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The load as a controllable energy asset in dc microgrids

The load as a controllable energy asset in dc microgrids

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In a traditional power grid system, the operator had total control of generation and distribution assets while the load was viewed as a disturbance. Thus, planning and operation necessitated always being prepared for unforeseen changes in the load consumption. The result is that the US power grid is amazingly resilient, robust, and expensive. As we consider a new paradigm of dc microgrid systems, overcapacity may not be feasible for technological and/or economic reason. Yet, high power quality and availability is more important than ever particularly to support the digital economy and information age. This is compounded as renewable sources become increasingly utilized, and the system operator no longer has total and arbitrary control of the generation. In this chapter, we introduced a framework for load control in a LAPES. In this paradigm, the load is considered to be an energy asset which can be controlled not just by the end user but also by the system. As such, a new degree of freedom is introduced in the control problem of balancing electrical supply and demand. Key to implementing any of these concepts is to strike the balance between the opportunity and cost, which would provide the techno-economic trade-off needed to implement these concepts practically. Important application-specific design considerations are the desired energy availability and the price willing to be paid for that availability as well as the tolerable amount of control relinquished. Optimizing this is not straightforward and may lead to solutions that change with time and conditions. To anticipate this, the chapter discussed the concept of load prioritization and a method to change the allowable control of the load.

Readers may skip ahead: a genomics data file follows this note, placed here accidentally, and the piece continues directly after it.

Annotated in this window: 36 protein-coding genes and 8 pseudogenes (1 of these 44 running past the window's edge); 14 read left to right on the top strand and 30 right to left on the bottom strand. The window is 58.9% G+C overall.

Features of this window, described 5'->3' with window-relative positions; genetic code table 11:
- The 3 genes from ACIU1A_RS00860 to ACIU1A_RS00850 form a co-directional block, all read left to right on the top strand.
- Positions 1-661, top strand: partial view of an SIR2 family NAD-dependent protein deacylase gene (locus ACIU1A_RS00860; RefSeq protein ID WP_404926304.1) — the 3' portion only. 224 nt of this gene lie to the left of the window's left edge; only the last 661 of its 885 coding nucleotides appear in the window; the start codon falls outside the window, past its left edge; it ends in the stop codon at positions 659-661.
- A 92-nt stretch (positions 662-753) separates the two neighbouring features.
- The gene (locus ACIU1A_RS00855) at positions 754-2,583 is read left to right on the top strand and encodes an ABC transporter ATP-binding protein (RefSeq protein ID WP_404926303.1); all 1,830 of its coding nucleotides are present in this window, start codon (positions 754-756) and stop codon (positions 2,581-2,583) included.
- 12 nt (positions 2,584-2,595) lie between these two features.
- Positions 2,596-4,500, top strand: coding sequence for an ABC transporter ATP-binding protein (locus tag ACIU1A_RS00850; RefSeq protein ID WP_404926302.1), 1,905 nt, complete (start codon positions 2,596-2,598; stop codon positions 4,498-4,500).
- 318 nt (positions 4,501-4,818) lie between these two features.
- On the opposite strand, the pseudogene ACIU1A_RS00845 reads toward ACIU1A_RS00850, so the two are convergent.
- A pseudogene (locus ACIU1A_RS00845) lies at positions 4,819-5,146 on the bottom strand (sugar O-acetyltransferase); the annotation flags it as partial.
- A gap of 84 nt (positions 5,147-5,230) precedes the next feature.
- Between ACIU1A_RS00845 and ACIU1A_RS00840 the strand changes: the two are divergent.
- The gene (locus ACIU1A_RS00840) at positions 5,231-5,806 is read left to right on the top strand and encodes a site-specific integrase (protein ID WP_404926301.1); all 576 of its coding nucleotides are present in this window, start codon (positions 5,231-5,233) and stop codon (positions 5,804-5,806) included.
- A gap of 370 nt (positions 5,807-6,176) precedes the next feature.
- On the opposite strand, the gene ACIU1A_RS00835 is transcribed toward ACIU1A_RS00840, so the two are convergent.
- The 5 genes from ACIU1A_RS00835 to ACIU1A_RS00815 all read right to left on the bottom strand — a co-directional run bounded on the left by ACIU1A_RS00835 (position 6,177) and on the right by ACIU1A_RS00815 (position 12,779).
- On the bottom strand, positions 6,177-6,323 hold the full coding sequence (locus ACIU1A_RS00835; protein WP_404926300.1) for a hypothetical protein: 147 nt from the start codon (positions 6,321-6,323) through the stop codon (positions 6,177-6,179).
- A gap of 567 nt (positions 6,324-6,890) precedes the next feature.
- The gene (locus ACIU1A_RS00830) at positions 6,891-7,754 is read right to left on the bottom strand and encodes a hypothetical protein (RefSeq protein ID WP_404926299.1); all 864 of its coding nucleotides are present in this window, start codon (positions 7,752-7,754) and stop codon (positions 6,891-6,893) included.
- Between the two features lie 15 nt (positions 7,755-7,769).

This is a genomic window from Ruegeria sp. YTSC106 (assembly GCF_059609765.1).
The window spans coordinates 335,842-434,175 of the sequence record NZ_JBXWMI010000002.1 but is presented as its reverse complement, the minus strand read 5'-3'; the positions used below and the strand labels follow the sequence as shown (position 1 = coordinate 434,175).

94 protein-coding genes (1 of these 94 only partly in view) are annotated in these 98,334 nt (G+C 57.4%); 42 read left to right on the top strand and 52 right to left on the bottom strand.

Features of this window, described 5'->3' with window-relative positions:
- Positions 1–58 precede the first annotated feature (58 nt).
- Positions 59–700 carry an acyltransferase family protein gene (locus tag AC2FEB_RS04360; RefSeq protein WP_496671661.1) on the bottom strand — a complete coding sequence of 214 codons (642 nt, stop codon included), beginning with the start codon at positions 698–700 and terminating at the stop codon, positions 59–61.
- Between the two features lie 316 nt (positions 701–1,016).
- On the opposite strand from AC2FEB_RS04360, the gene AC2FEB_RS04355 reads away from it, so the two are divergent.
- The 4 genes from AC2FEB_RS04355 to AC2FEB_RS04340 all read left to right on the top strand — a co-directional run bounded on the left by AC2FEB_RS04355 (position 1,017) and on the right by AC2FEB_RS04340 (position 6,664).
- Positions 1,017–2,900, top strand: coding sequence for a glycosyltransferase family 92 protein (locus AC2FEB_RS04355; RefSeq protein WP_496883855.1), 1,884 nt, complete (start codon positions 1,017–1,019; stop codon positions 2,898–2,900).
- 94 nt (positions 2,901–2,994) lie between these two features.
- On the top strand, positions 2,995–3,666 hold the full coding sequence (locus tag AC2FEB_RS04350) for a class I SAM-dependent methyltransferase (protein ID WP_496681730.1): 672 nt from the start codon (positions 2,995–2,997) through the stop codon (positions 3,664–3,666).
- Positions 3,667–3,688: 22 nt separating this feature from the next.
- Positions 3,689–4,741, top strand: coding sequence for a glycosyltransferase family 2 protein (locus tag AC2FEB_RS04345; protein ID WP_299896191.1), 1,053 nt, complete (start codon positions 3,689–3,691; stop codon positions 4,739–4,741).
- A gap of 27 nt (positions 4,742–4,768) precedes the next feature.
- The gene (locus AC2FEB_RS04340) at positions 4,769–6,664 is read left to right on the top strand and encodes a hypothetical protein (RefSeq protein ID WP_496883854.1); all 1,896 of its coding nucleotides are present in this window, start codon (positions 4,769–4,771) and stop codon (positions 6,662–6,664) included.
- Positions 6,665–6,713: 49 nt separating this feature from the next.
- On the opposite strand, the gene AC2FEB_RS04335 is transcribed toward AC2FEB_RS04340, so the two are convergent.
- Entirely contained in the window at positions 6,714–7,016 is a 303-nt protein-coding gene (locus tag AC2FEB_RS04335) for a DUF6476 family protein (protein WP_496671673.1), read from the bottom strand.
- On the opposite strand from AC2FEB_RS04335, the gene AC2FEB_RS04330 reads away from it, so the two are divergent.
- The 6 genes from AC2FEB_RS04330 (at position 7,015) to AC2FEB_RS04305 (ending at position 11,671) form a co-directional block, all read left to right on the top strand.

Chapter Contents:

  • 7.1 Introduction
  • 7.1.1 Local area power and energy system
  • 7.2 Why control the load?
  • 7.2.1 Benefit of load control
  • 7.2.2 Is load modulation practical?
  • 7.3 Time-scale of energy requirements
  • 7.3.1 Short-term transients
  • 7.3.2 Long-term transients
  • 7.4 Autonomous load control
  • 7.4.1 Control
  • 7.4.2 Architecture
  • 7.4.3 Strategy for controlling the load to be an energy asset
  • 7.5 Droop control for stability and information communication
  • 7.5.1 Constant power load and its deleterious effect on dc systems
  • 7.5.2 Steady state stabilization
  • 7.5.3 Dynamic stabilization
  • 7.6 Voltage-based load interruption
  • 7.6.1 Power flow analysis
  • 7.6.2 Contingency analysis
  • 7.6.3 Search algorithm
  • 7.7 dv/dt-Based dynamic load interruptions
  • 7.8 Load prioritization and scheduling
  • 7.9 Summary
  • Acknowledgments
  • References

Inspec keywords: power system economics; demand side management; power grids; power control; power consumption; distributed power generation; load regulation

Other keywords: application-specific design; power grid system; local area power and energy system; DC microgrids; energy availability; electrical supply demand; techno-economic trade-off; load consumption; LAPES; price willing; load control; load prioritization; controllable energy asset

Subjects: Control of electric power systems; Power system control; Power and energy control; Distributed power generation; Power system management, operation and economics

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